July 13, 2011

It’s All About Attitude

When someone asks me (as often happens) how my missionary experience is going so far, I have a hard time giving a straightforward answer. My answer most often is “Good” or “OK,” even though I usually feel like saying, “Awful,” “Exhausting,” or “More than I can handle.”

I was supposed to go to Africa. In my mind I had a little hut picked out near a remote hospital, complete with a high malaria risk and a “real” missionary experience. But God closed that door and opened the window to Palau. I haven’t figured out why just yet, but I’m learning many things.
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My first discovery was that teaching is a lot different from how I thought it would be. Scratch that off my possible career list. Along with that realization came the thought that I would be doing this for a whole 10 months! (I beg you, be kind to your professors. Teaching is a lot harder than it looks.) After the first two weeks I wondered if I had misunderstood God’s leading. Parent conflicts, exhaustion, and a talkative class full of boys who are unaffected by punishments made me want to throw in the towel. Since then, however, I have clearly seen God’s hand at work. God placed me with this class, as difficult as they sometimes are, and I’m so grateful that He knew exactly where to put me.

My second discovery has come only recently. I had been taking each day as it came and counting down the days until I could head home. But I now realize that the success of this year will depend on one thing: my attitude. Not the attitude of my rebellious students (the you-can’t-make-me look) or the attitude of the parents (the you’re-too-young-to-know-what-you’re-doing look). In the end it all comes down to my attitude.

I’m tired, my mood changes more frequently than Michigan weather, and I cry out to God nightly for strength and wisdom. But I still can make a choice to do my best and to give my all to my kids, or to simply survive, making little impact on the children’s lives and  missing out on the reason God called me here. I can punish and threaten, resenting my students for my numerous headaches and for never remembering that my name is not Teacher. Or I can love them, despite their faults, and show them a small glimpse of Jesus’ love and justice.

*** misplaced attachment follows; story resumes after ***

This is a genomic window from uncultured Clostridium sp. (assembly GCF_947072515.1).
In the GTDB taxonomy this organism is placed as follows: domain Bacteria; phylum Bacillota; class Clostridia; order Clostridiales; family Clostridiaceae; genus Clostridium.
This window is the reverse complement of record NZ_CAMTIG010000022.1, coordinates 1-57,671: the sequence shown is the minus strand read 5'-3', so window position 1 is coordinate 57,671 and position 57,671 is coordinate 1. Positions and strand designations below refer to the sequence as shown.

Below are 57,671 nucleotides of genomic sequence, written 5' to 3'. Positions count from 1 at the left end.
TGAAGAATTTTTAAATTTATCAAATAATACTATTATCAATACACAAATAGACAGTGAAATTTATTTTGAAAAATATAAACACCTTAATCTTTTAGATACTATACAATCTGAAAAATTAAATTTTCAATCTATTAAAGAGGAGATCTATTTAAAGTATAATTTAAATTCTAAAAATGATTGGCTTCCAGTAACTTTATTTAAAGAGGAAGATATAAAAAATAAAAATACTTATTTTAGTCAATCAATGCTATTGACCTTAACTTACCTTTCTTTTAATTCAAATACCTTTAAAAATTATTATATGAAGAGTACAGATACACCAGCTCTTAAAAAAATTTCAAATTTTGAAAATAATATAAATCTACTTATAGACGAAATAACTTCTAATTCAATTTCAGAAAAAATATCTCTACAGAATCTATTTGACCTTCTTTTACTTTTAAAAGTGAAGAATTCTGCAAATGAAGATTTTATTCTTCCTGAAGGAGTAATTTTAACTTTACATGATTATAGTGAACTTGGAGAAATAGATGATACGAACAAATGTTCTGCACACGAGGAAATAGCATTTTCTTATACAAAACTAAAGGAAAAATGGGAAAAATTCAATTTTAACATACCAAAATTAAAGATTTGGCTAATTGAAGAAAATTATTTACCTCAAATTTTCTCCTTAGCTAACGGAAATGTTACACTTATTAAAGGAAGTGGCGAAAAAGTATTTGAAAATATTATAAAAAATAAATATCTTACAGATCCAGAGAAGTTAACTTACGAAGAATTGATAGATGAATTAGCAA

God has called each of us to a place or to a person, and if we open ourselves to Him, He will use us. He may not take us exactly where we want to go. The experience may be difficult and use up a lot of energy. But God promises strength for the weary and comfort for the brokenhearted (see Isa. 40:29-31). We may feel inadequate, but in 2 Corinthians 12:9 Paul says that he would rather boast about his infirmities so that the power of God might be revealed in him. I’m clinging to that promise.

Already I can see evidence of God working on my students. I’m learning as much as they are, and each week brings new challenges and new joys. I can honestly say that although I have a cold shower every morning, cockroaches in my classroom cupboard, piles of grading to do, and am being stretched far beyond my comfort zone, there is nowhere else I would rather be right now. I’m not in the remote African village that I had imagined, but I’m right where God wants me, and it’s a great place to be.
Courtney Tait is a junior biochemistry major at Andrews University. She was serving as a student missionary in Palau when she wrote this article.

Courtney Tait is a junior biochemistry major at Andrews Univeristy. She was serving as a student missionary in Palau when she wrote this article. This article was published July 14, 2011.